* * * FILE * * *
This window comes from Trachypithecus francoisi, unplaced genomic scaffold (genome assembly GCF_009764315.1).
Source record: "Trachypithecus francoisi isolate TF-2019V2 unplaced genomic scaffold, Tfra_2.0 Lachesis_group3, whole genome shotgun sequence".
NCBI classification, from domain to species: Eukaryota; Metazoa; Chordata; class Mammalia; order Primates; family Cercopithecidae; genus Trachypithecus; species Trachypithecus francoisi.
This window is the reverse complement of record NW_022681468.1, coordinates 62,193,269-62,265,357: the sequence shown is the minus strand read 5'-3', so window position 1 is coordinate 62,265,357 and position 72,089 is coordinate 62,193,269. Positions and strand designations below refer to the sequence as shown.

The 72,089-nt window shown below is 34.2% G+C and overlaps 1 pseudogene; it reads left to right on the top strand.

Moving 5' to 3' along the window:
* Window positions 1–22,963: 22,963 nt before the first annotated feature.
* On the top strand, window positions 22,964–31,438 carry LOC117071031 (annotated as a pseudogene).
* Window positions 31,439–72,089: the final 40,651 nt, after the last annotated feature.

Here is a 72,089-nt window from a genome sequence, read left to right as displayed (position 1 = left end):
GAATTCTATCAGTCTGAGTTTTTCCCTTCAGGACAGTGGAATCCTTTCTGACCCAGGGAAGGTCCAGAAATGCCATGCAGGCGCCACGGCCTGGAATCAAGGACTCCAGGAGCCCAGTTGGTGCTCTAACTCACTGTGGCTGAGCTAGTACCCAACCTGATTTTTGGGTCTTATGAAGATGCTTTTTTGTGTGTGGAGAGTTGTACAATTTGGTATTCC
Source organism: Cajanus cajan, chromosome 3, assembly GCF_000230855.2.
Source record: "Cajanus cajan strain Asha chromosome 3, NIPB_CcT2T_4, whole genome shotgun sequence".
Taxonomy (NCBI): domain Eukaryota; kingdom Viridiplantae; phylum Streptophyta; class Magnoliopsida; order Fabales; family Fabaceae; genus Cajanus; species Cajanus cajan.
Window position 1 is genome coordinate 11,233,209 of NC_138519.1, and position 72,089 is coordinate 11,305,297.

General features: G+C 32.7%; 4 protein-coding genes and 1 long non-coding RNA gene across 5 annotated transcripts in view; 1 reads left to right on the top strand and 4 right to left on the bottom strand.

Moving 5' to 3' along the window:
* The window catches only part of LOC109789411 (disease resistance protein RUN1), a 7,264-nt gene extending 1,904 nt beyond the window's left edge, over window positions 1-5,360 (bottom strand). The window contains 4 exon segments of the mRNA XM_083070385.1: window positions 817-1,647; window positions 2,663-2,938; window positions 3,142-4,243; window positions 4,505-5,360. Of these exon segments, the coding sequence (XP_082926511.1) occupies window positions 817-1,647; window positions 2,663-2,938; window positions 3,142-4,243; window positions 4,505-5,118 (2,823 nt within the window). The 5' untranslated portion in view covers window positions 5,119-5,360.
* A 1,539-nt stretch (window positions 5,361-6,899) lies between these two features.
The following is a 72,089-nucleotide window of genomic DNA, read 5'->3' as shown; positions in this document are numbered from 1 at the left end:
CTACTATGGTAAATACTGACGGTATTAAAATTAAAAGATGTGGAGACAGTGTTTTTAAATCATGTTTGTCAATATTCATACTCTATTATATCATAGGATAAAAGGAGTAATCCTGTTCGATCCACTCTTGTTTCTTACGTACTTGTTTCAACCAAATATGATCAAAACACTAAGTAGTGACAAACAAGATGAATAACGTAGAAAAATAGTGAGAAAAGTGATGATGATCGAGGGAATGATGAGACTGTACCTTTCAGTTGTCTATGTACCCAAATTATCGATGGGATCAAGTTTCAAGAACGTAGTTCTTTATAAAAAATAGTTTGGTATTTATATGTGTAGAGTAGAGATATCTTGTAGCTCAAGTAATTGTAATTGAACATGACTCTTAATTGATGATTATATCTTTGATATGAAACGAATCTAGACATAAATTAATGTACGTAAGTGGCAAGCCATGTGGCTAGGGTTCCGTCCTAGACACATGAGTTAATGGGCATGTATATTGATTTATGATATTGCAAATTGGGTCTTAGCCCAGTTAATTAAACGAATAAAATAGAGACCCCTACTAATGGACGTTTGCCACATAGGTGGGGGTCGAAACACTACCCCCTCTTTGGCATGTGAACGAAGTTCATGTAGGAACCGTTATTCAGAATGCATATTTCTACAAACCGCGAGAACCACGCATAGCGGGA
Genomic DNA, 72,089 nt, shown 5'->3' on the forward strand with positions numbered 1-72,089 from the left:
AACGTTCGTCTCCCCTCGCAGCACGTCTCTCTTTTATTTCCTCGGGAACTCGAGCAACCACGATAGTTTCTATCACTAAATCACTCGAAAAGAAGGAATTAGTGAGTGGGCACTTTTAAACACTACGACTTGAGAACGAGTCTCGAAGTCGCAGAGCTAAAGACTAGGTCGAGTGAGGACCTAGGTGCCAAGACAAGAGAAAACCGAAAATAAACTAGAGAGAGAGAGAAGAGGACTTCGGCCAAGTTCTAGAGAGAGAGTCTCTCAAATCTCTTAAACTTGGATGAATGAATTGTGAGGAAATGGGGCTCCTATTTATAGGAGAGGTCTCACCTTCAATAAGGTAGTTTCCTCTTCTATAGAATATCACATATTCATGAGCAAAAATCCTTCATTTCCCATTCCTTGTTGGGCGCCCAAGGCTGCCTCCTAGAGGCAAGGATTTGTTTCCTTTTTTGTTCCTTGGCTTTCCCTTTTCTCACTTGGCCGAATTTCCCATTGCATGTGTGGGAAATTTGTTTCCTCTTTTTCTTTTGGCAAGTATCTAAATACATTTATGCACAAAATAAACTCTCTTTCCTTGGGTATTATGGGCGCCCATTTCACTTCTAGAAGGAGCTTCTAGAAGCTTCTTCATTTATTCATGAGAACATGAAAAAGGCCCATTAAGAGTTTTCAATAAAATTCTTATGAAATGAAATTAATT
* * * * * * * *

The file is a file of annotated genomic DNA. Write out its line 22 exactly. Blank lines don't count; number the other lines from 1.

Genomic DNA, 72,089 nt, shown 5'->3' on the forward strand with positions numbered 1-72,089 from the left: